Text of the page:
Florida Scuba: Captain Tom’s Ledge (06/28/09)

October 23, 2009 · Posted in personal, photos, scuba · Comment 

In the afternoon, we did our third dive of the day on a place called Captain Tom’s Ledge. This was a bit of a deeper dive at 59 feet max, so the top of the surface was a beautiful 86 degrees, while the bottom was a relatively frigid 70 degrees. There is actually a layer of water that you pass through where you can immediately feel the difference in temperature. This is called a thermocline. After coming up from below the thermocline, the water feels like hot tub water. It’s really refreshing since you can start to get chilled wearing such thin layers. The total bottom time was 52 minutes.

Scott worked to get Juanca finished up on his scuba certification while Ana, Laszlo and I explored the ledge. The reef stands along a ledge that drops of to several hundred feet into the abyss. On the other side is a flat sandy surface nearly devoid of life. We stopped to get a photo shoot of ourselves as you can see from the photos below.

Laszlo had to surface due to constant condensation in his mask. But when we got back down, we were treated to a lot of Caribean lobster, moray eels and fish all over the place. We didn’t quite make it to the ledge because the reef was so wide. No bother though, not much to see but black ocean below you.

Florida Scuba: Pleasure Reef (06/28/09)

October 22, 2009 · Posted in goals, personal, photos, scuba · Comment 

On our fourth dive of the day, Laszlo and I performed our underwater navigation tests for our Advanced Open Water Certification (AOW). This was Juanca’s first dive as a certified diver, so he, Elena and Ana went off with my camera and took some pictures of themselves. We met back up after the test so some of the latter photos are mine as well.

If you are curious, it takes me 18 kick cycles to travel 50 feet underwater. We stayed under water for 45 minutes and even though we were only 24 feet deep at the max, we used a lot of our air performing the AOW tests, down from 3000 PSI to 850 PSI in the end.

Check out the photos below:

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Florida Scuba: Molasses Reef (06/28/09)

October 21, 2009 · Posted in personal, photos, scuba · Comment 

After our deep dive on the USCGC Bibb, we used our second tank of nitrox (31% oxygen) for this very shallow dive to a max depth of 34 feet on Molasses Reef. The nitrox helped with fatigue and with a strong current. The current during our stay, we were told, was very unusual for Florida. Even so, it was a beautiful dive amongst beautiful animals and other ocean life.

Even though this was a pleasure dive, Laszlo and I practiced kick cycles and compass navigation in anticipation of our navigation dive for our Advanced Open Water certification.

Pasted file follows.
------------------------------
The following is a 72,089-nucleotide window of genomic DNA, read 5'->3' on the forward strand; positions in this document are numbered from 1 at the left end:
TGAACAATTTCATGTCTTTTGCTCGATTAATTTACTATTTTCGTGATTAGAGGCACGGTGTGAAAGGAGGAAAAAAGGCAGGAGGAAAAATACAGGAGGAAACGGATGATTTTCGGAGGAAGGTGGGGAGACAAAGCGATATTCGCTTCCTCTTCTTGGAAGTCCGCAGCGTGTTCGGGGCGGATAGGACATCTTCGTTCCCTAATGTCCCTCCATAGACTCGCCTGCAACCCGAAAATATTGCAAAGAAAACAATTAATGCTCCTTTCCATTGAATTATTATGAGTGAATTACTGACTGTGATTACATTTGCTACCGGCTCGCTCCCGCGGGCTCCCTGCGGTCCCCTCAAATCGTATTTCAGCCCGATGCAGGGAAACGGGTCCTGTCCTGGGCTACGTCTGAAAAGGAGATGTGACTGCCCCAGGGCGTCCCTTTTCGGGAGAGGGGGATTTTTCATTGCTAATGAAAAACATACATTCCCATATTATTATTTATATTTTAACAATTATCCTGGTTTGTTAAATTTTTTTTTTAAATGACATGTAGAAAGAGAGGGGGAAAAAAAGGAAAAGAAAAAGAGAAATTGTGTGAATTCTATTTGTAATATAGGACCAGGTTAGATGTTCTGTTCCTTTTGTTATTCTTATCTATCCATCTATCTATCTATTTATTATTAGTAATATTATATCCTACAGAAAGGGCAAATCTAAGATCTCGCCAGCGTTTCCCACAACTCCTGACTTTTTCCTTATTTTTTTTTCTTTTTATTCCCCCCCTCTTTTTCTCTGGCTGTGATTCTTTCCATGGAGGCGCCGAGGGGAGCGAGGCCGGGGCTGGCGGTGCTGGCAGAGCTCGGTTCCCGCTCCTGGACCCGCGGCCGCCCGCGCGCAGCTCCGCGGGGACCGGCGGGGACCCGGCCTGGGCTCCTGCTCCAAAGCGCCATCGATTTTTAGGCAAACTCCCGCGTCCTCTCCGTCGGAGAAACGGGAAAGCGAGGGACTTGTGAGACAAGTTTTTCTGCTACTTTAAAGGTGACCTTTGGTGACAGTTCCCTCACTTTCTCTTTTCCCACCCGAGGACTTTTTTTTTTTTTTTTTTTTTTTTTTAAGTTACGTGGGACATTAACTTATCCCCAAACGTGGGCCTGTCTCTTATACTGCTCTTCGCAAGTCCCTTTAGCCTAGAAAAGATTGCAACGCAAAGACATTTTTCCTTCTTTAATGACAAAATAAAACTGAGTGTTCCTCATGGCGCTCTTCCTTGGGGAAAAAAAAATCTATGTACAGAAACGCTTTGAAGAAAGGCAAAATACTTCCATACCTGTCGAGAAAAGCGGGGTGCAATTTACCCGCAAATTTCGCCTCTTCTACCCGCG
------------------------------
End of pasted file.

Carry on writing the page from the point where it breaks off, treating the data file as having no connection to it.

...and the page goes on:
Total bottom time was 52 minutes and I went from 3400 PSI in my tank to only 1800 PSI. Breathing nitrox definitely helped us consume less air, though the shallow depth also helps.

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Pleasure Reef, Key Largo Florida

August 12, 2009 · Posted in photos, scuba · Comment 

This was our second dive of the day and was on a reef called Pleasure Reef. It was a shallow dive to abou 26 feet and as a result we stayed down for 41 minutes. I messed around with my new DiveRite compass from K2Scuba. The only complaint I had about the compass was that the wrist strap was way too large. Next time I’ll swap it out for the bungees that it also came with. Towards the end of the dive we started to hear a roaring sound and looked up to see it raining. It only rained for about 5 minutes and stopped. I never even saw a dark cloud the whole day.

What’s Wrong with this Scuba Diver?

July 31, 2009 · Posted in advice, photos, scuba · 3 Comments 

The diver in the photo below just cracked me up when I saw him. At first I only noticed his backup regulator hanging down and for the fact that he was almost literally walking on the sea floor. So, I took this snap shot and only later noticed that his tank strap is not secured either.

Bad Scuba Diver

The first thing you will notice about really bad scuba divers is loose gear flopping about. Not only does it look ridiculous, it’s also dangerous when they need to reach for their backup regulator and realize it’s floating behind them somewhere. Also, the back up regulator is suppose to be attached somewhere on the divers chest, so that if the dive buddy requires help, they can find and grab the other diver’s backup, unless of course it’s floating behind your dive buddy somewhere. In other words, don’t be this guy’s dive buddy.

Finally, don’t walk on the ocean floor. Not only is it bad style, it’s destructive and just plain stupid.